1) Cleanliness – This is first and foremost for parents. No one wants to walk into a restroom that looks or smells like it hasn’t been recently cleaned. Considering the fact that most kids touch everything in their immediate vicinity, make the effort to assure that the bathroom is spic and span.

2) Space to Move – What’s with the cramped quarters? Ideally, one should be able to move around reasonably in the stall, even more so when there’s a young child in tow. As any parent can tell you, there’s nothing worse than trying to help a child “do their business” in a place where the door can barely close with the two (sometimes three) of you in there.

3) A Change Table – As noted in #2, parents need room to move and when there are babies in the mix, this becomes even more of a priority. Why? Well try changing a baby on the floor of a bathroom stall. Not nice. Parents need a clean surface, large enough to hold a wriggling baby. We’ve all seen variations on these items in public washrooms but not all of them are up to par. Ideally they should include the following: a way of securing the baby to the table, a material surface that is easily cleaned and sanitized and a configuration that allows it to be opened and closed in a bathroom stall without much effort. And while I’m on the topic, a change table is not only required in the women’s washroom! So many fathers have their babies in tow and yet are left by the wayside when it comes to accommodations. C’mon, restaurants - give them a change table in your restrooms as well. Equal rights for all parents, okay?

4) Child-Height Sinks and Soap Dispensers – This sounds so obvious but you’d be surprised at how many public washrooms don’t accommodate kids. It’s almost as if they don’t want the children to wash their hands 😉 Don’t discourage kids from this important step by making it difficult for them (and their parents). Sinks and hand soap should be at child level so that parents can teach their kids good hygiene as they finish “doing their business.” Same goes for hand dryers and paper towel dispensers.

5) “Hands-Free” Capability – It’s not only for driving, you know. Think airport washrooms: you walk in, there’s no door handle to touch, no having to flush the toilet with your foot (!) and the water starts flowing the minute you or your young charge puts their hands under the faucet. Less contact, less germs. All public washrooms should be like this.

What have I missed? What else would you add to this restaurant wish-list? Leave me your thoughts in the comments section below!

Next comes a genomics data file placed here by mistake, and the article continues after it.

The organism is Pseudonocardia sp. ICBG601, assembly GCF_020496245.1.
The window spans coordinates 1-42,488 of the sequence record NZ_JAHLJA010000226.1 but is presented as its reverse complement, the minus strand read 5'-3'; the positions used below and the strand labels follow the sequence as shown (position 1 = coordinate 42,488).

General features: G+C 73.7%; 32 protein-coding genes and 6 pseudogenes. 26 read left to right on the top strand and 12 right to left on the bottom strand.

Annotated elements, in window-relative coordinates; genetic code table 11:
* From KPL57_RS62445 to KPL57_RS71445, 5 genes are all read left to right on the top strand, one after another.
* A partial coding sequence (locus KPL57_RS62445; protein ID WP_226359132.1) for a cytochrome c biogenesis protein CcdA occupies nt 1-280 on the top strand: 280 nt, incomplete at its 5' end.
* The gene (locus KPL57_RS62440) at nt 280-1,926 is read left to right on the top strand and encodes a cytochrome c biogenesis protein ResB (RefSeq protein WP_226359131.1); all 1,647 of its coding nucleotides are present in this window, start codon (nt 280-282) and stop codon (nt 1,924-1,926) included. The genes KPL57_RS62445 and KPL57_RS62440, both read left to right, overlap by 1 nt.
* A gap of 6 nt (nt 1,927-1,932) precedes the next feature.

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Really Easy Homemade Pizza Recipe With No-Rise Crust

by Samantha on November 10, 2013

A Simple and Quick Meal That the Kids Will Love

This one is great for kids.

I make this homemade pizza often because I got tired of paying $30 or more for a pizza or two to be delivered that wasn’t that much better than my own. Let’s face it: when you have little kids, they’re not that picky when it comes to this childhood favorite. They don’t really care about a “gourmet” pizza experience. They just want the basics: a good crust, lots of mozzarella and maybe some pepperoni, if we’re lucky.  I figured out quickly that I could deliver - just like the pizza man - at a quarter of the cost.

First off, let me say that this post won’t be like the typical food posts that you see at so many other blogs that focus on food and cooking. As you know, this blog focuses on Parenting, so this post will be in that context. In other words, the really pretty pictures of food, ingredients and fabulous meals being created step-by-step won’t be found here!

If you’re a frazzled parent, or  if you don’t have kids but don’t want to pay for an expensive delivery pizza that’s not that good, and think you can do just as well (or better)  yourself, you’ve come to the right place.

I’ll start with the end result. Here it is:


Here are the ingredients (please note that these are approximations - increase or decrease, depending on your preference):

Preheat oven to 400 degrees


  • 2 cups of flour
  • 1-1.5 cups of warm water
  • 1 packet of quick rise yeast (8 grams or 2.5 teaspoons)
  • 2 tablespoons of olive oil
  • 1/2 teaspoon of salt
  • Optional for dough: dried oregano, thyme or rosemary
  • Optional for bottom of crust: cornmeal


  • 3/4 of 22 ounce can of your favorite pizza or spaghetti sauce
  • 2-3 cups of grated mozzarella
  • Pepperoni - as much as you’d like
  • Additional toppings - mushrooms, peppers, tomatoes, etc.


  • Combine the flour, yeast and salt in a bowl
  • Slowly pour in water and oil while mixing - you may want to use a spatula or wooden spoon for this
  • Keep stirring while adding wet ingredients until done
  • Pour additional flour over mixture if it’s too wet or sticky
  • Transfer dough to a floured surface and lightly knead for 5 minutes
  • If using cornmeal, sprinkle onto pizza pan
  • Spread pizza dough onto pizza pan - if using conventional round pan, you can get two pizzas out of this dough; I usually use an 18″ X 13″ pan (shown in the picture) for one big, rectangular pizza
  • Spread pizza/spaghetti sauce over dough
  • Spread mozzarella on top of sauce, then cover with toppings
  • Bake for 20-25 minutes or until mozzarella is melted and browned

That’s it! I use this recipe often and can have the pizza, including dough preparation and cooking, done and cleaned up within 45 minutes. Not bad for a meal that kids love.

**TIP** Get your kids in the kitchen to help you - they’ll have a blast preparing this simple dish and will be thrilled about eating their “creation!”

**TIP** Freeze leftover slices immediately and reheat in the oven later.

Let me know how your pizza turns out in the comments below!
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What type of moron calls during dinner time? I’ll tell you: a telemarketer. Telemarketers don’t care that you’re already stressed, trying to get dinner on the table while your three have kids increasingly horrifying meltdowns because they’re starving. Telemarketers don’t give any thought to the fact that you really don’t want to buy a new […]